Around this time, McFarlane Toys, as popular as they were for their Spawn figures, were throwing everything they could at the wall, and hoping something would stick. Toys based on the film were one of those particular items that thudded against the wall, then slid down it - Or rather, bounced off in a ricochet that sent it flying back at McFarlane's head.

Much like the film, very few seemed interested in toys based on the characters. After producing just four figures, McFarlane Toys quickly moved on in their search to find something else to produce.

Little Nicky with Mr. Beefy*Mr. Beefy

Cassius and Little Nicky*Gate Keeper and Gary the Monster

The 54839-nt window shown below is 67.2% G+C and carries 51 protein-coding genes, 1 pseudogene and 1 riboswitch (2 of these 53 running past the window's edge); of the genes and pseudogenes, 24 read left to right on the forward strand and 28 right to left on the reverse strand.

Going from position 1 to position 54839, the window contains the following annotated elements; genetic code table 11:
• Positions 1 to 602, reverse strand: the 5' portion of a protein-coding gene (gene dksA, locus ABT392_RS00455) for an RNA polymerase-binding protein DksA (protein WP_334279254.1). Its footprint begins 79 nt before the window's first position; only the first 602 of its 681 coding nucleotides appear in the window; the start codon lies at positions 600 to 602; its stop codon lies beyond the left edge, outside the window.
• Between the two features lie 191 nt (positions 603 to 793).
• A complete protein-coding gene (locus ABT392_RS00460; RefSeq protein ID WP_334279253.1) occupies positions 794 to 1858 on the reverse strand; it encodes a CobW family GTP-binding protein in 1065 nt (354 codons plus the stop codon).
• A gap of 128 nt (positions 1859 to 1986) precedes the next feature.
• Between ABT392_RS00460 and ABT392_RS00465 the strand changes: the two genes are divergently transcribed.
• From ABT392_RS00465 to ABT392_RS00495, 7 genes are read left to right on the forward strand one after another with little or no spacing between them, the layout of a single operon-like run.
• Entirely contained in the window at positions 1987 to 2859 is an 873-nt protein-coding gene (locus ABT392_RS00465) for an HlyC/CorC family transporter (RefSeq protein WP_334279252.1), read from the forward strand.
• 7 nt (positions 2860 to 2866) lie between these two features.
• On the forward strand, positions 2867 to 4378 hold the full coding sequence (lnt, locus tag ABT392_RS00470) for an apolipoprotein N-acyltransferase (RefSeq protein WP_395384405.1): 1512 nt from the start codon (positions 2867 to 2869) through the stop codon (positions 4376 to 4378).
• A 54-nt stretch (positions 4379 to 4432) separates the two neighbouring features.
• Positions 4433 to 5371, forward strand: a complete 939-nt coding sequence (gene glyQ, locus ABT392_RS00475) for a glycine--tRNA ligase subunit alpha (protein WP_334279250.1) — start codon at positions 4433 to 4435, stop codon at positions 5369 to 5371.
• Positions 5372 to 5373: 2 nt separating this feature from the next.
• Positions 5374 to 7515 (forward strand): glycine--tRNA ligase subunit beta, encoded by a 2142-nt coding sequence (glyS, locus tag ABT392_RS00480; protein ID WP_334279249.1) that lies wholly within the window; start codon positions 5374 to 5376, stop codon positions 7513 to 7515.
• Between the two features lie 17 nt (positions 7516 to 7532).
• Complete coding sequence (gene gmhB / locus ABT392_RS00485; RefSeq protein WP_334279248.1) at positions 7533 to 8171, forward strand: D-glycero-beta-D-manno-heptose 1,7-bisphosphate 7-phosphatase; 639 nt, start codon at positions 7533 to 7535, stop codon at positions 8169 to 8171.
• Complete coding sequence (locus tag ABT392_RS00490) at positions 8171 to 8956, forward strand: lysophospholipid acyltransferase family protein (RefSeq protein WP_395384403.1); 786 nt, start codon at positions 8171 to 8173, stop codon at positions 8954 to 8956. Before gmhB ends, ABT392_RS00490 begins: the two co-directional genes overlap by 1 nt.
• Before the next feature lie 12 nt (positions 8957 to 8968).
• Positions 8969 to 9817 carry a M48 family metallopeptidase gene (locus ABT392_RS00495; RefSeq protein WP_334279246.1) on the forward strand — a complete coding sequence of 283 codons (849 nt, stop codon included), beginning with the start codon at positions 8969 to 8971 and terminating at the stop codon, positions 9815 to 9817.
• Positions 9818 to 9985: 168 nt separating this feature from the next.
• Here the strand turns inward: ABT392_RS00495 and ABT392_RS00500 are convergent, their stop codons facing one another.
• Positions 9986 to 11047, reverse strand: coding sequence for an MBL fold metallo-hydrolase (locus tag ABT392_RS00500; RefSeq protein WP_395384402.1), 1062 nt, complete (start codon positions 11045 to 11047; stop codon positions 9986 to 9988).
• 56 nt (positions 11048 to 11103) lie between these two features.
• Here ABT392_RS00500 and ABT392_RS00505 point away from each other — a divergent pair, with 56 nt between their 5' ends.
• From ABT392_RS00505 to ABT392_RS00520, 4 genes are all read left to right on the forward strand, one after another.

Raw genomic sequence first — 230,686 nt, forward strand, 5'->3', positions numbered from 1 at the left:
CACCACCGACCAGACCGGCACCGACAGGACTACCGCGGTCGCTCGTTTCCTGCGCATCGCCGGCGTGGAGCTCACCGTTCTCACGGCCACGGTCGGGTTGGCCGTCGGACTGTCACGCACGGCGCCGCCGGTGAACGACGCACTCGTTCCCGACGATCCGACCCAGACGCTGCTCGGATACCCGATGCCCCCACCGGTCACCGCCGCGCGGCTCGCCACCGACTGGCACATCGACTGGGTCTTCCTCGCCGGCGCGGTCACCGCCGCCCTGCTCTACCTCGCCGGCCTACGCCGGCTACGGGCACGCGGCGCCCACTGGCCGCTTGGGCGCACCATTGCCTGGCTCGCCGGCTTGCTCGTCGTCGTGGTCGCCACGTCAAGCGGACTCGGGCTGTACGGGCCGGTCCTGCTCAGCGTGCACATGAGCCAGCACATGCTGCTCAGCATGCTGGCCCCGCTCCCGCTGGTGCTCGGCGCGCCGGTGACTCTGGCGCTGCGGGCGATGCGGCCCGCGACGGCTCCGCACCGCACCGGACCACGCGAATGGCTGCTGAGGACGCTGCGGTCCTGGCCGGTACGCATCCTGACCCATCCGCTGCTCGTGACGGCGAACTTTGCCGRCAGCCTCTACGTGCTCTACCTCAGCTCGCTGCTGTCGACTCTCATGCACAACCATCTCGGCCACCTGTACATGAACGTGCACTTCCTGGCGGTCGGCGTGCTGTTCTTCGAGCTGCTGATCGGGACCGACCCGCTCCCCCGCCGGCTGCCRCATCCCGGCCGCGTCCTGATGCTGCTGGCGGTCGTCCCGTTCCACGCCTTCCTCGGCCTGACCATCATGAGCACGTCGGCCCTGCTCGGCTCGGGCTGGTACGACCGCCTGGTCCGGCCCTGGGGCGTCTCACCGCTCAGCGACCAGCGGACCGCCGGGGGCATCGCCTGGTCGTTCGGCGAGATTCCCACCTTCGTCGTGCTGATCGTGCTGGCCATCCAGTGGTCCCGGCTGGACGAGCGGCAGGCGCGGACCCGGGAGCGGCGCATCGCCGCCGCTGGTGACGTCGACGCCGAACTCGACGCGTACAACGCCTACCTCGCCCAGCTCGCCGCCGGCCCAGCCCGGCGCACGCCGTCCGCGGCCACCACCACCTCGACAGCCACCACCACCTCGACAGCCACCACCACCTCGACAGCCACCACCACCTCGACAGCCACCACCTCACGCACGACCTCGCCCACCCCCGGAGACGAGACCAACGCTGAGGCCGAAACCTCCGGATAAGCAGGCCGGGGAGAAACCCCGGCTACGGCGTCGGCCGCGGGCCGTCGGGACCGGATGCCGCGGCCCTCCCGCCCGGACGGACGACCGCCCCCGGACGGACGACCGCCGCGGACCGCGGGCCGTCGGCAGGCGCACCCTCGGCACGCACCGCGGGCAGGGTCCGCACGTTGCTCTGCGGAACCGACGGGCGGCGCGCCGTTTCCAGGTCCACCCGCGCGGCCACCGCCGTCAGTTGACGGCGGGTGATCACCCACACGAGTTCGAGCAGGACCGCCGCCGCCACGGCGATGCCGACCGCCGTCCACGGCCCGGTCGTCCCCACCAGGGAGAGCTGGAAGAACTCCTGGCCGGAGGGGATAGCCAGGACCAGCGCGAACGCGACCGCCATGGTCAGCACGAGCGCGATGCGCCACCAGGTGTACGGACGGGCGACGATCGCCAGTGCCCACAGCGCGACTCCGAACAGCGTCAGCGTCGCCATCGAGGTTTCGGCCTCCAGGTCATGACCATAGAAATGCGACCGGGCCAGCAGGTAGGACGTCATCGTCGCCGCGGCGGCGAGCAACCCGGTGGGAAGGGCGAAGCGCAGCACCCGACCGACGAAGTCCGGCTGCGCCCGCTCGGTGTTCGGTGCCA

Mr. Beefy was also produced and released in a baggie. Believe it or not, one of the last sales we saw for this was a box of seventy-five of them for $35.00. Nobody bought them.

For those who want to hunt down the Little Nicky figures, you can easily obtain a full set on the card for about ten bucks.

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The Howler, The Vampire, The Zombie (AKA The Monsters) (Toy Island)

The Howler, The Vampire, The Zombie (AKA The Monsters)
Toy Island

There's something to be said about a classic creature toy line. We've covered a few of them here and there - Our most popular being the Remco Universal Studios brand. Obviously some are far more popular than others, but that doesn't necessarily mean that the lesser favorable ones are bad. Toy Island is no stranger to the world of monster related toys. The company has produced four different lines since opening its doors in 1989 (and sadly closing them in 2007). Today we're going to take a look at their 1992 line which fans have come to call "The Monsters".